When Spotify & Pandora Are on the Dashboard

We’ve said it before, we love ratings respondents. Those likely to play the Nielsen game, in either meter or diary methodologies, tend to be bigger users of media (including radio), tend to be more willing to give up some of their privacy to gain a personal advantage and are more interested in playing contests than the rest of the population.

Across our latest sample of 2,979 persons 14-54 across all PPM markets in the latest NuVoodoo Ratings Prospects Study, compared to the overall sample, nearly a third more in the groups likely to take a meter or a diary agreed that FM radio does a great job playing the kinds of music they like. This takes the number from a majority to just shy of 3/4 in either the meter-likely or diary-likely group.

Radio continues to be well regarded overall and especially by the “radio-actives” who comprise the samples generating the ratings. These numbers are testimony to the great job radio has done and continues to do in delivering well-selected, well-programmed music for its diverse audience. Throughout its history, broadcast radio has adapted to technological and societal shifts, always finding a way to serve the audience.

When the radio stars of the 30’s and 40’s moved over to TV, radio embraced the country’s growing youth culture and created great music programming and the on-air personalities we laud today. While many advancements in technology have been headlined as “the end of radio,” the medium has survived the in-car introduction of 8-track players, cassettes, CD’s and even MP3 players. The newest changes being introduced on car dashboards likely won’t be as devastating as consumers might predict, but it does merit our attention.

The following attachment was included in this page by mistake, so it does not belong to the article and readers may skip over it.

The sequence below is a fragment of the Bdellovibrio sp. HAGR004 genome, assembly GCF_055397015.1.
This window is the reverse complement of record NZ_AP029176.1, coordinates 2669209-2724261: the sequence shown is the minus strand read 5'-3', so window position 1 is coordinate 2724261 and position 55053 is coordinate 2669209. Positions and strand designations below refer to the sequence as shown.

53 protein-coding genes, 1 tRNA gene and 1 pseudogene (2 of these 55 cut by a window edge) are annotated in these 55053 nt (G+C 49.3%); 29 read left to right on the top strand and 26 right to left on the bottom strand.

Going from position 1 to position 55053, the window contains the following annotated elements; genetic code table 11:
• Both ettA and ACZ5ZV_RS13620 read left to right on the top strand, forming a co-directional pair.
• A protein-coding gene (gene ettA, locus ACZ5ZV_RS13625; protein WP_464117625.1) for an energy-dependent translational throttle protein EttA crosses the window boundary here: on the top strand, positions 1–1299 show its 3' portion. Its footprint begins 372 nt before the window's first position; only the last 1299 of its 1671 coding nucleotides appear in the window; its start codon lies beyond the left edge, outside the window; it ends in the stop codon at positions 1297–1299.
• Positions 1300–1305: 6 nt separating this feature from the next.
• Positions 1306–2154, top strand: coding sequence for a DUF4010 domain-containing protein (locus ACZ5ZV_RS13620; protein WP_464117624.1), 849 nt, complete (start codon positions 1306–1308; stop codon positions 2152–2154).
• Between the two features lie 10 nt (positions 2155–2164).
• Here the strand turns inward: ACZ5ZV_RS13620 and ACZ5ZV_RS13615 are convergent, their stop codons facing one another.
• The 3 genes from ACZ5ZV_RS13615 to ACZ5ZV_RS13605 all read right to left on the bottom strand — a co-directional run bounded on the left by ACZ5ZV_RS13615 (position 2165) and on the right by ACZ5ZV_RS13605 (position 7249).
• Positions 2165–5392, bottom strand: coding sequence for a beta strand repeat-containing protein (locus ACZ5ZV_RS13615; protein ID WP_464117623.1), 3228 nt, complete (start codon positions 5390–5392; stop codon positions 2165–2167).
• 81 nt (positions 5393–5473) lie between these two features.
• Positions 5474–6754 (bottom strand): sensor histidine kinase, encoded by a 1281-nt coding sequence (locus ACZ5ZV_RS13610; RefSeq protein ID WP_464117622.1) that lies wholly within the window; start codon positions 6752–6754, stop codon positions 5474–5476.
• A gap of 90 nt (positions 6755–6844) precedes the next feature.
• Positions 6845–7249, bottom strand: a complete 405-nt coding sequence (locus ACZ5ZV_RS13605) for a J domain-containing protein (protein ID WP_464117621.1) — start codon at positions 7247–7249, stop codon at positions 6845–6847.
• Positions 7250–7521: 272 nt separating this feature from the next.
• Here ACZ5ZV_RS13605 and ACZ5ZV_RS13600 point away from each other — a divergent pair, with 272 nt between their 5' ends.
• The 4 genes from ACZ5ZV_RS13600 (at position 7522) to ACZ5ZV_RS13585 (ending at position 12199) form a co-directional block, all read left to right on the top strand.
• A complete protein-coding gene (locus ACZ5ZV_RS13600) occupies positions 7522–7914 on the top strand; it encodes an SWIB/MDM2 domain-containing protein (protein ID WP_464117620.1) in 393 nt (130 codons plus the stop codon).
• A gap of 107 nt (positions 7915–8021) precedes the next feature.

Overall, half our sample agreed that once streaming music like Pandora and Spotify is available in their car, [they] won’t listen to FM radio. Given the profile of ratings-likely respondents, we’d hoped that fewer of them would agree with that premise. However, the number rises by about a fifth among either the meter-likely or the diary-likely group.

The agreement that Pandora or Spotify will replace FM listening in the car is without respondents considering the design of new car infotainment systems. As automakers compete to infuse vehicles with the latest technology, FM radio is at best on-par with newer media options and sometimes at a disadvantage – with more menus to navigate – compared to those newer options. We’re not alone in urging radio managers and programmers to test drive lots of the latest models coming out, so that they’re acquainted with what consumers are dealing with in new cars.

Of course, not all music formats are created equal in this regard. While our sample of nearly 3,000 respondents included healthy sub-groups from all music formats, we had to do some careful combining to show reliably-sized groups of format P1’s once we’d narrowed down to the groups likely to play the Nielsen game.

Even among the media-friendly groups comprising the meter-likely or diary-likely respondents, majorities of those aligned with five of six music format types agreed they’d be switching away once they have in-car access to Internet-delivered streaming audio services. Only among the group of ratings-likely P1’s for library-based formats like Classic Hits, Classic Rock, Adult Hits and Variety Hits (labeled “Classic/Adult P1” here) did only a small minority say they’d switch to the new technology.

You’ve may have noticed some format flips in the past few years likely motivated by this line of thinking. While older demos may be kinder to radio, we’d rather not envision a future with a dozen stations per market serving 40-54’s. Radio must develop new programming to engage younger consumers, use weaponry beyond the playlist and embrace the possibilities of today’s technology.